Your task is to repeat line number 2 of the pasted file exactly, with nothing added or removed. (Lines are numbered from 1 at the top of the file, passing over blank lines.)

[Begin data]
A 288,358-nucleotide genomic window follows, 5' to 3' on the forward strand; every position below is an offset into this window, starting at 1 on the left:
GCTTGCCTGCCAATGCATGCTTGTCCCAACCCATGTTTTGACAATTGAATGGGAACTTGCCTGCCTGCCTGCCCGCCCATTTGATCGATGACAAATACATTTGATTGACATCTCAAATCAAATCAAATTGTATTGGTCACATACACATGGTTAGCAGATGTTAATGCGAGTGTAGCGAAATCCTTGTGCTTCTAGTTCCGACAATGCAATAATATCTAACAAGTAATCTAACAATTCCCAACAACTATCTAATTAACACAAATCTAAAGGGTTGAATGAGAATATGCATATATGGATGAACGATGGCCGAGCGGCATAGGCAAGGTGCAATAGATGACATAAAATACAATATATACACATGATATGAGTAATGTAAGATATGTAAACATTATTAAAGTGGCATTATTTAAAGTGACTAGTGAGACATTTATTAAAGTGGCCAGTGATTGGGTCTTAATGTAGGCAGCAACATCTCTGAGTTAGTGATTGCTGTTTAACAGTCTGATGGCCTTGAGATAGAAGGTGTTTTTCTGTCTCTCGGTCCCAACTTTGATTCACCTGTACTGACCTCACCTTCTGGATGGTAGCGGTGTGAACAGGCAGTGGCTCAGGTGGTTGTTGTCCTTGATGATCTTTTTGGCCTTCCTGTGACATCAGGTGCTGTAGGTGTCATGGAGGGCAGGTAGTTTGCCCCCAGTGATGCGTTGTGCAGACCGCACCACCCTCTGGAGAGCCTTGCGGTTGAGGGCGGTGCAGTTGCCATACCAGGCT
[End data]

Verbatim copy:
GCTTGCCTGCCAATGCATGCTTGTCCCAACCCATGTTTTGACAATTGAATGGGAACTTGCCTGCCTGCCTGCCCGCCCATTTGATCGATGACAAATACATTTGATTGACATCTCAAATCAAATCAAATTGTATTGGTCACATACACATGGTTAGCAGATGTTAATGCGAGTGTAGCGAAATCCTTGTGCTTCTAGTTCCGACAATGCAATAATATCTAACAAGTAATCTAACAATTCCCAACAACTATCTAATTAACACAAATCTAAAGGGTTGAATGAGAATATGCATATATGGATGAACGATGGCCGAGCGGCATAGGCAAGGTGCAATAGATGACATAAAATACAATATATACACATGATATGAGTAATGTAAGATATGTAAACATTATTAAAGTGGCATTATTTAAAGTGACTAGTGAGACATTTATTAAAGTGGCCAGTGATTGGGTCTTAATGTAGGCAGCAACATCTCTGAGTTAGTGATTGCTGTTTAACAGTCTGATGGCCTTGAGATAGAAGGTGTTTTTCTGTCTCTCGGTCCCAACTTTGATTCACCTGTACTGACCTCACCTTCTGGATGGTAGCGGTGTGAACAGGCAGTGGCTCAGGTGGTTGTTGTCCTTGATGATCTTTTTGGCCTTCCTGTGACATCAGGTGCTGTAGGTGTCATGGAGGGCAGGTAGTTTGCCCCCAGTGATGCGTTGTGCAGACCGCACCACCCTCTGGAGAGCCTTGCGGTTGAGGGCGGTGCAGTTGCCATACCAGGCT